A delicious journey
at 5 o'clock near the West lake

For Instants, hotelier-writer Marie-Christine Clément shares her travelogue in six exquisite, “unforgettable moments” across China, exploring the land’s traditional crops and culture. The second leg of this journey takes us to Chaptel Hangzhou for a secret tea-time.

A delicious journey|at 5 o'clock near the West lake

For Instants, hotelier-writer Marie-Christine Clément shares her travelogue in six exquisite, “unforgettable moments” across China, exploring the land’s traditional crops and culture. The second leg of this journey takes us to Chaptel Hangzhou for a secret tea-time.

They walk arm in arm along the shore of West Lake. They sing and laugh, they talk loudly and freely tease and jostle the boys. These are the new Chinese girls, impeccably turned out in their red and white makeup, long coats, and gleaming nails. Today is Saturday. They have stuck small, multicolored windmills in their hair that spin with the speed of their footsteps. In the distance, a boisterous crowd rushes over the broken bridge, indefatigably repeating the pilgrimage around the lake, marching to the imperious blare of the loudspeakers belonging to the guides who herd the masses beneath their conspicuously colorful banners. Along the Su Causeway, the soft yellow locks of weeping willows sway in the breeze. Entwined lovers snuggle before the ducks. In the Melting Snow Pavilion, an operatic artist sings herself hoarse trying to outdo the impatient horns. It's a springtime Saturday like any other in Hangzhou. A father guides his son’s first wobbling attempts on a bike; a photographer is in raptures at modest buttercups; onlookers with chiseled faces, Mao jackets and hands behind their backs gaze, mesmerized, through the display window of a Starbucks coffee shop. In the distance, the impassive, flat-bottomed boats glide over the lake towards the Leifeng Pagoda.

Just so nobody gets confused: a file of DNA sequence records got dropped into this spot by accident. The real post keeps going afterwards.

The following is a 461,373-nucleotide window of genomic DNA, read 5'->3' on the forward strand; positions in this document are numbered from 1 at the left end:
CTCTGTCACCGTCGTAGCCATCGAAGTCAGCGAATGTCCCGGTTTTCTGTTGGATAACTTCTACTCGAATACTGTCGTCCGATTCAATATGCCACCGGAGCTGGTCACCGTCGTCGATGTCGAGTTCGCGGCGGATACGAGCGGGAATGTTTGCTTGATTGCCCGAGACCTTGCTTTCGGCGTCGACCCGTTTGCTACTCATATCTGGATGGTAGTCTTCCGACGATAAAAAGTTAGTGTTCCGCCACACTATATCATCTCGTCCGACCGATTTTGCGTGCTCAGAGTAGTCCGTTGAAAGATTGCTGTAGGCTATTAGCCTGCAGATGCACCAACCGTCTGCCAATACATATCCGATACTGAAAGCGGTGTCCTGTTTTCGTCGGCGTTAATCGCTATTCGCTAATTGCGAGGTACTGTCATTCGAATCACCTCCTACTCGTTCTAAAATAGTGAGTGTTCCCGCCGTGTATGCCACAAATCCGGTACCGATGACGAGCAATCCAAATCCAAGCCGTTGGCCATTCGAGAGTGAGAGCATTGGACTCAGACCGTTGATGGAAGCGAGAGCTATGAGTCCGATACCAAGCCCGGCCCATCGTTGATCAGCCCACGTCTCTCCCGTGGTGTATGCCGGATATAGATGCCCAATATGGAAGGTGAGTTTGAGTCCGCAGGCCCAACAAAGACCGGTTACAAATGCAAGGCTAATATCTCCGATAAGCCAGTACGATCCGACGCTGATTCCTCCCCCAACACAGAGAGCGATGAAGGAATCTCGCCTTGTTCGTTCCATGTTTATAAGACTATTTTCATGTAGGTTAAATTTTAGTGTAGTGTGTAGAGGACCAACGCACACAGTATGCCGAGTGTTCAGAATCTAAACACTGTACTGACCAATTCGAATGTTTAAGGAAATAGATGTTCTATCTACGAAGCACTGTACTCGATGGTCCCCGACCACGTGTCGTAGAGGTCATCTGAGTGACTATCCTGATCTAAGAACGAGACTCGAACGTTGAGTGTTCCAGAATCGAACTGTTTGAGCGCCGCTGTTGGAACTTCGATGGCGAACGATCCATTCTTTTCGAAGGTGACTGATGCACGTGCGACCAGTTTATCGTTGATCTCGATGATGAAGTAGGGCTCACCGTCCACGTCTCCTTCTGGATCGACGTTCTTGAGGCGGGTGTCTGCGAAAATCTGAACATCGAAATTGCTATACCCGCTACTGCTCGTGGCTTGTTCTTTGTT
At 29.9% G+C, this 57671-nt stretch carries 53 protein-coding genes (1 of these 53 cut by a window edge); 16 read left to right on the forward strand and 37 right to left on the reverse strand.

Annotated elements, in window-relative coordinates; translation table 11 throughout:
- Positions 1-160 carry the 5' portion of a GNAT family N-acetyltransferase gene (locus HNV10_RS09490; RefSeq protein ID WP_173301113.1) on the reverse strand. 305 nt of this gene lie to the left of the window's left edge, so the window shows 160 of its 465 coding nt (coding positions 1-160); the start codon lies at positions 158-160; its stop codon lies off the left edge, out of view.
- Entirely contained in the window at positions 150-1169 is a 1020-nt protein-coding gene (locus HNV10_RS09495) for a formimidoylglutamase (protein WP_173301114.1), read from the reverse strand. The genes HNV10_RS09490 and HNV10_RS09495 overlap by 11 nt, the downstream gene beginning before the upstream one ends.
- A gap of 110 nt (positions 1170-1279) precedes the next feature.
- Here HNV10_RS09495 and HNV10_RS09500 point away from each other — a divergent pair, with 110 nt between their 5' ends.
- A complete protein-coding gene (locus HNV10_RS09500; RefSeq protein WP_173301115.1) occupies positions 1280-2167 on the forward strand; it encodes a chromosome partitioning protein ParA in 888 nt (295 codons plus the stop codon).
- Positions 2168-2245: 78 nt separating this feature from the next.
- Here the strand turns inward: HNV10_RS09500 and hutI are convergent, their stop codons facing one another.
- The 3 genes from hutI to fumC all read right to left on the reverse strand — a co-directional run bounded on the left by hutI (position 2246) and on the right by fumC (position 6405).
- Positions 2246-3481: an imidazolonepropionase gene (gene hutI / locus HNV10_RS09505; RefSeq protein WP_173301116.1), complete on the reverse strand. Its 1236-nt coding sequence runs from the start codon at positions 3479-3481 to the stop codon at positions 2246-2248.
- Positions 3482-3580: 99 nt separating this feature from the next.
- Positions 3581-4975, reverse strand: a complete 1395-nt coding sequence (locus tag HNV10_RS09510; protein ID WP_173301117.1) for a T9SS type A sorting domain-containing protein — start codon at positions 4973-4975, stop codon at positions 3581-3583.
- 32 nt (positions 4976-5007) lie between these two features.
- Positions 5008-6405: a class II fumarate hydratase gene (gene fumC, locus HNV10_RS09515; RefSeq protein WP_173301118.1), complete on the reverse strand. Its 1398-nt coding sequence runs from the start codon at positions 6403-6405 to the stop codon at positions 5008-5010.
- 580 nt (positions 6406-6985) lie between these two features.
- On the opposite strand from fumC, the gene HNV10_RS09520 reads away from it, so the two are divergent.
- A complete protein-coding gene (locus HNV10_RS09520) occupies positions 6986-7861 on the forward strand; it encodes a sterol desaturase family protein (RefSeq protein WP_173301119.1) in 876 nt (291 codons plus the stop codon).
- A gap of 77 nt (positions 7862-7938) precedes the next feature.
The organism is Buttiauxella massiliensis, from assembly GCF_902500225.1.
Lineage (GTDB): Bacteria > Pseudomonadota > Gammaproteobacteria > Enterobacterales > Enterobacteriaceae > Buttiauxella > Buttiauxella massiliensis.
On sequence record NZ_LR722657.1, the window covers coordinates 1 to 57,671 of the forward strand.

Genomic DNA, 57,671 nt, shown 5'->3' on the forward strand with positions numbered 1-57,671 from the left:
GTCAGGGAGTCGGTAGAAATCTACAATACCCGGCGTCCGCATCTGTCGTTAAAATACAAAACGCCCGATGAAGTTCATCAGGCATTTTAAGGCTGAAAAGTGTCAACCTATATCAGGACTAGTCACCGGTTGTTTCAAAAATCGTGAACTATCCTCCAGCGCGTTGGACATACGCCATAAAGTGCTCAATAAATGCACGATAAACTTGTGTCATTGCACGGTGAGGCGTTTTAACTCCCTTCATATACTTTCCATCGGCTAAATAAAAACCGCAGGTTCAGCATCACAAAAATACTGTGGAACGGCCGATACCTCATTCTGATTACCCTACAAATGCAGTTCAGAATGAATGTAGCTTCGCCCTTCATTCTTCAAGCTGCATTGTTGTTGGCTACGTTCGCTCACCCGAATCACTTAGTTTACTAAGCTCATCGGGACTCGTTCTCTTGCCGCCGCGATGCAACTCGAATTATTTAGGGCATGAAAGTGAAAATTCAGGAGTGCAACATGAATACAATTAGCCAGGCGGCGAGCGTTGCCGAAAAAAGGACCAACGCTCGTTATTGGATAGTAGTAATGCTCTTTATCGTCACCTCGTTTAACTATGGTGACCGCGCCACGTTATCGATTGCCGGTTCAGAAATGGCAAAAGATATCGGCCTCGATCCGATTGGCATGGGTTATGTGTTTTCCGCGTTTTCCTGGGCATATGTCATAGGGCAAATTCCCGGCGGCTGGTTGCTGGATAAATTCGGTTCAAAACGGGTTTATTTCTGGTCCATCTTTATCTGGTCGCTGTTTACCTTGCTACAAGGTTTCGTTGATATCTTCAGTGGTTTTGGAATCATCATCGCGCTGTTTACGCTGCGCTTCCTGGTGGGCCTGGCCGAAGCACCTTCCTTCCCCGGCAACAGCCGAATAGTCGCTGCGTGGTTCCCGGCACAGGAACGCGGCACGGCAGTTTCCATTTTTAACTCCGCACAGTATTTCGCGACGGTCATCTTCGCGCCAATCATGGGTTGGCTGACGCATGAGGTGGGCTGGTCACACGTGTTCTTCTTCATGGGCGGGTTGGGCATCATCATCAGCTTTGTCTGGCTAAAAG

Just outside town, workers are picking the first Longjing leaves and the village’s narrow streets attract passers-by with the smell of freshly roasted tea. But only savvy connoisseurs truly know. Between the lake and the luxurious stores along Ping Hai Road is a little-known address, the former residence of General Yin Lu.  The visitor ventures beneath a porch, walks along high, dark-brick walls of purest Shikumen style, to come upon a labyrinth of small courtyards and narrow inner streets, the longtang. I'm sitting in the last courtyard, the farthest away. From behind every window, people are perhaps watching me. The dark wood screens shield me from inquisitive eyes. Parasols bloom broadly and lean over the tables. The ‘five o'clock’ can begin. Someone brings a large English porcelain teapot, the cups are adorned with pink roses, the three-tiered serving tray is copiously covered with caviar-stuffed eggs, salmon bites, pineapple madeleines and raspberry macarons. Cakes striped with blueberry frosting, creamy swirls and chocolate commas compete for the appetite’s attention. The tea will be an Orange Pekoe from Ceylon, neither milk nor cream in short supply. At the next table, an elegant woman watches her child intent on a coloring book, while on the other side of the pruned boxwood bush, people discuss business in muffled voices. Tonight, the illumined lake will replay notable scenes of grandiloquent mythology and, on the promenade, along the shores of the lake, the young girls will buy large, glowing balloons that will bounce through the darkness like phosphorescent jellyfish.

 

 

 

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